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Cell Host Microbe. 2015 Mar 11;17(3):332-344. doi: 10.1016/j.chom.2015.02.003.

Cellular 5'-3' mRNA exonuclease Xrn1 controls double-stranded RNA accumulation and anti-viral responses.

Author information

1
Department of Microbiology and NYU Cancer Institute, NYU School of Medicine, New York, NY 10016, USA.
2
Department of Microbiology and NYU Cancer Institute, NYU School of Medicine, New York, NY 10016, USA. Electronic address: ian.mohr@med.nyu.edu.

Abstract

By accelerating global mRNA decay, many viruses impair host protein synthesis, limiting host defenses and stimulating virus mRNA translation. Vaccinia virus (VacV) encodes two decapping enzymes (D9, D10) that remove protective 5' caps on mRNAs, presumably generating substrates for degradation by the host exonuclease Xrn1. Surprisingly, we find VacV infection of Xrn1-depleted cells inhibits protein synthesis, compromising virus growth. These effects are aggravated by D9 deficiency and dependent upon a virus transcription factor required for intermediate and late mRNA biogenesis. Considerable double-stranded RNA (dsRNA) accumulation in Xrn1-depleted cells is accompanied by activation of host dsRNA-responsive defenses controlled by PKR and 2'-5' oligoadenylate synthetase (OAS), which respectively inactivate the translation initiation factor eIF2 and stimulate RNA cleavage by RNase L. This proceeds despite VacV-encoded PKR and RNase L antagonists being present. Moreover, Xrn1 depletion sensitizes uninfected cells to dsRNA treatment. Thus, Xrn1 is a cellular factor regulating dsRNA accumulation and dsRNA-responsive innate immune effectors.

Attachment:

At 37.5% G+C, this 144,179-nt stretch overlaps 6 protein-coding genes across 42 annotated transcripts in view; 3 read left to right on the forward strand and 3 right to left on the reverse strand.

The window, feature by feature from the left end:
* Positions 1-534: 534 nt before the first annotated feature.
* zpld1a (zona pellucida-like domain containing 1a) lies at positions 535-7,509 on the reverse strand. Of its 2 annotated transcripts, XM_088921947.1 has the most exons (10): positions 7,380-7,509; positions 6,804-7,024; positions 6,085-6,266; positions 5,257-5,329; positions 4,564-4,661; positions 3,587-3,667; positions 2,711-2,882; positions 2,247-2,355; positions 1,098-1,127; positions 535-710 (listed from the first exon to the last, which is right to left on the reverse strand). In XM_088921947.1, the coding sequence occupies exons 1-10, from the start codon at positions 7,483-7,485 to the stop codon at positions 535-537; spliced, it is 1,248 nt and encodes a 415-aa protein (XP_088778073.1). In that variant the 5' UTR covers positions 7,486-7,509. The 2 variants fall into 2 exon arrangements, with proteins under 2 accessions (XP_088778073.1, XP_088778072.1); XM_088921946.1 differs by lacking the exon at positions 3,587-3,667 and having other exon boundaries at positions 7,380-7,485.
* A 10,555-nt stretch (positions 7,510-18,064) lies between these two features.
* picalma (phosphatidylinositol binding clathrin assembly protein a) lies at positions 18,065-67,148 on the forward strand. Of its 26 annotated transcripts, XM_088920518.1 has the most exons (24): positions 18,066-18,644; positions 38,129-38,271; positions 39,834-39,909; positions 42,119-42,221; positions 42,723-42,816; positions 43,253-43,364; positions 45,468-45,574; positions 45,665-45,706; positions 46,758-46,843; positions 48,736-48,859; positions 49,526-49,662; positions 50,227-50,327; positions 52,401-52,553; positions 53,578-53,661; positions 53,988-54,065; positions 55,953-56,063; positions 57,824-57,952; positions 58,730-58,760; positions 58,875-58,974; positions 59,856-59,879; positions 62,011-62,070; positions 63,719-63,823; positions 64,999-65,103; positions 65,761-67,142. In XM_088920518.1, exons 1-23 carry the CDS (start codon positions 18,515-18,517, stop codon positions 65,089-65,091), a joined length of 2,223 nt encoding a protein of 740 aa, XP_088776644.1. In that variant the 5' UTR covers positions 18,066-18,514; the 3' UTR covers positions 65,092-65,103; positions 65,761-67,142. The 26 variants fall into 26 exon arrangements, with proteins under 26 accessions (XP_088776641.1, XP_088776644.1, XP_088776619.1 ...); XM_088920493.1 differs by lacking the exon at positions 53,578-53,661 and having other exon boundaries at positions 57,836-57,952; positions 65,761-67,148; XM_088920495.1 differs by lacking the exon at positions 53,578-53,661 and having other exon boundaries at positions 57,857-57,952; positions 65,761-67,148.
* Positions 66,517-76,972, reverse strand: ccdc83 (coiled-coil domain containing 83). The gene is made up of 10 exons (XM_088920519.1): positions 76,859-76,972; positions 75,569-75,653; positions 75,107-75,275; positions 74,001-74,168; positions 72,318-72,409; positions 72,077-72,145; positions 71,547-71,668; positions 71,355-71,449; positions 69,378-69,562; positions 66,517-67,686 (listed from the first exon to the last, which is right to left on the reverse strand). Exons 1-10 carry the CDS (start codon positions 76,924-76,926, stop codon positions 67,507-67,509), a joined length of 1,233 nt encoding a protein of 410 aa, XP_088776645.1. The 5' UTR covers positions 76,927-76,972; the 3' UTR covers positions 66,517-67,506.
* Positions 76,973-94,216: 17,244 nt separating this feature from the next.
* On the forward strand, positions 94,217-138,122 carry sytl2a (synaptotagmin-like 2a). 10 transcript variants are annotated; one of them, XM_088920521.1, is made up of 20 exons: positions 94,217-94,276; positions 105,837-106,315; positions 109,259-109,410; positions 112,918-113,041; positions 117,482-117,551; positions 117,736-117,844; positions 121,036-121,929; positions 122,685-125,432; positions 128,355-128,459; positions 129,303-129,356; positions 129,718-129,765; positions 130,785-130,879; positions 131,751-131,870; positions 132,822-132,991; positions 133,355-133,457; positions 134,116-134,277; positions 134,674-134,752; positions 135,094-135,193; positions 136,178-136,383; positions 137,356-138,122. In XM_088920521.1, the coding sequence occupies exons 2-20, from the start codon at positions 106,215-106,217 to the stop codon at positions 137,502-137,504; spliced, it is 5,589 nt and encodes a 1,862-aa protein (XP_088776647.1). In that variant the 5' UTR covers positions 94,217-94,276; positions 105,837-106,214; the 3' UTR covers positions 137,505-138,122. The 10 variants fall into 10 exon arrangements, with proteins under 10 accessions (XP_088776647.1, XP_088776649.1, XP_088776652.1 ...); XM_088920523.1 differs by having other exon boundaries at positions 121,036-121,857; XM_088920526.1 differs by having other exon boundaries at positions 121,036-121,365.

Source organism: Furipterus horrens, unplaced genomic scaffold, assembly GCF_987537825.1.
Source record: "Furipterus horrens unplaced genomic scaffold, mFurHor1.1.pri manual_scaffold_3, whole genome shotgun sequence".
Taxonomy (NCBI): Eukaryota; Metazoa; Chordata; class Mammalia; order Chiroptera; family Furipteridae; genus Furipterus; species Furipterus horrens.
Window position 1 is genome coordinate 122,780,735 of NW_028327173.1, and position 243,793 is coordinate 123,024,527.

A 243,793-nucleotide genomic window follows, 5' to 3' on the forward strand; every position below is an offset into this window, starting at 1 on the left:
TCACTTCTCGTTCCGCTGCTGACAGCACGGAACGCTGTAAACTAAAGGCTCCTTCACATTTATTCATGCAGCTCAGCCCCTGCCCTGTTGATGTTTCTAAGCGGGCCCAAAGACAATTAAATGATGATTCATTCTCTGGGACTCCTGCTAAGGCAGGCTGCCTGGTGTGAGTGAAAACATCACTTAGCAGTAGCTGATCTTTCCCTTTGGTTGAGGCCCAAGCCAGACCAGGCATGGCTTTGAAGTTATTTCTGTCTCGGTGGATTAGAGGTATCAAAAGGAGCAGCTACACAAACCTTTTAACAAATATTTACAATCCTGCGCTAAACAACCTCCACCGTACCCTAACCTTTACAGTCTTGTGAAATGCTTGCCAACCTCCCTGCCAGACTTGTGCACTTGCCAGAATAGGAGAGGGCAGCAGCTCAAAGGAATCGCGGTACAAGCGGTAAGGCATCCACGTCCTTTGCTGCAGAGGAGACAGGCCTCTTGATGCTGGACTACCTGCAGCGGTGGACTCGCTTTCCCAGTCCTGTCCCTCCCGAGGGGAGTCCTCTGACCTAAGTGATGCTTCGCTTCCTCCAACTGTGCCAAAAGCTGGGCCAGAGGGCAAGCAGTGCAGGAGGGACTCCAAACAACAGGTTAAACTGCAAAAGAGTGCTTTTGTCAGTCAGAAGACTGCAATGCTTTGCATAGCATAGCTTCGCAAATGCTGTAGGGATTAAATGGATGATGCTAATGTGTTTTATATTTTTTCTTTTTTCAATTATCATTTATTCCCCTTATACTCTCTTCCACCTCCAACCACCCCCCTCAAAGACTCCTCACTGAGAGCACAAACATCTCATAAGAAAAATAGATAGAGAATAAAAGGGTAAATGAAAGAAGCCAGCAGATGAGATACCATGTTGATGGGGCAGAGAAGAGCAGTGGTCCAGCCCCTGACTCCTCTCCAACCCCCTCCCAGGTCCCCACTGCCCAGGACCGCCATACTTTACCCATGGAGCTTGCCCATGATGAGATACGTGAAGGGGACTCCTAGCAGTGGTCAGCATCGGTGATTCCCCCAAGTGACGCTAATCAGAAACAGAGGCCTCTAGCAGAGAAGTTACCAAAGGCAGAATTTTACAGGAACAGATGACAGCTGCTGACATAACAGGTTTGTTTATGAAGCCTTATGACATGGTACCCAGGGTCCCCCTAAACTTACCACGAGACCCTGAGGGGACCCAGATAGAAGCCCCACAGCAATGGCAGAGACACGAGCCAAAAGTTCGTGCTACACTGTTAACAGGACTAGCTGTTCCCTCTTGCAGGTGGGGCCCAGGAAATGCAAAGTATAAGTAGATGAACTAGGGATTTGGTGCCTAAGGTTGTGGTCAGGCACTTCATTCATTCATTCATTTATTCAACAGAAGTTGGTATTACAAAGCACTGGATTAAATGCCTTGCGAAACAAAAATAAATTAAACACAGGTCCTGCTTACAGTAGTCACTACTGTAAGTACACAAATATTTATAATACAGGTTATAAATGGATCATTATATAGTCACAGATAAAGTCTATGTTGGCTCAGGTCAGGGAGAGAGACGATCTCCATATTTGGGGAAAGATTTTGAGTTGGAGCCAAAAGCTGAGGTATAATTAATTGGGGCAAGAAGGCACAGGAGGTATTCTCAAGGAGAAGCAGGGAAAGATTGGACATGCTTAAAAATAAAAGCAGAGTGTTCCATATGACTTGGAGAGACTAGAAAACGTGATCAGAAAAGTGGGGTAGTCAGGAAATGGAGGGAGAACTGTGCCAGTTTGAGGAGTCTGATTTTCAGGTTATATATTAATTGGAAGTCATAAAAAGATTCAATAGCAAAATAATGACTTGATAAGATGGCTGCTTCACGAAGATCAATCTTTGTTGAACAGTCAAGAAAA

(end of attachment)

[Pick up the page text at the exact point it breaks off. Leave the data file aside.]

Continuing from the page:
Comment in

PMID:
25766294
PMCID:
PMC4826345
DOI:
10.1016/j.chom.2015.02.003
[Indexed for MEDLINE]
Free PMC Article

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